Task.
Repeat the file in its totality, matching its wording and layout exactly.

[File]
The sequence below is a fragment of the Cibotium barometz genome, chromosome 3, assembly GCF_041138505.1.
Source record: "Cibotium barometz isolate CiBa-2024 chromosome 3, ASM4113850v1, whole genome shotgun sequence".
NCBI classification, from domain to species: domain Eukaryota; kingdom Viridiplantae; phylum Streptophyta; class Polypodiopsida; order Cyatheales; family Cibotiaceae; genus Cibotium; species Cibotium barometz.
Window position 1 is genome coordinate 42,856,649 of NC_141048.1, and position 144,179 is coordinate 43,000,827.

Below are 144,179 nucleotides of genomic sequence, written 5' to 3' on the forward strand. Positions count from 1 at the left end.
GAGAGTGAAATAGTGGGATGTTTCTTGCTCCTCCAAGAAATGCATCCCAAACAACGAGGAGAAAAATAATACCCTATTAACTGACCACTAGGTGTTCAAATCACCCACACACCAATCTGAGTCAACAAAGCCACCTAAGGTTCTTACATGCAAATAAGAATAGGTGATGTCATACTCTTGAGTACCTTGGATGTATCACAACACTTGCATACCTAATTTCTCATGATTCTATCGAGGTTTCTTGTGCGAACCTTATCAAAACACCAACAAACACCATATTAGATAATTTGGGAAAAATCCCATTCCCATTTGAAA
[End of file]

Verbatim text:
The sequence below is a fragment of the Cibotium barometz genome, chromosome 3, assembly GCF_041138505.1.
Source record: "Cibotium barometz isolate CiBa-2024 chromosome 3, ASM4113850v1, whole genome shotgun sequence".
NCBI classification, from domain to species: domain Eukaryota; kingdom Viridiplantae; phylum Streptophyta; class Polypodiopsida; order Cyatheales; family Cibotiaceae; genus Cibotium; species Cibotium barometz.
Window position 1 is genome coordinate 42,856,649 of NC_141048.1, and position 144,179 is coordinate 43,000,827.

Below are 144,179 nucleotides of genomic sequence, written 5' to 3' on the forward strand. Positions count from 1 at the left end.
GAGAGTGAAATAGTGGGATGTTTCTTGCTCCTCCAAGAAATGCATCCCAAACAACGAGGAGAAAAATAATACCCTATTAACTGACCACTAGGTGTTCAAATCACCCACACACCAATCTGAGTCAACAAAGCCACCTAAGGTTCTTACATGCAAATAAGAATAGGTGATGTCATACTCTTGAGTACCTTGGATGTATCACAACACTTGCATACCTAATTTCTCATGATTCTATCGAGGTTTCTTGTGCGAACCTTATCAAAACACCAACAAACACCATATTAGATAATTTGGGAAAAATCCCATTCCCATTTGAAA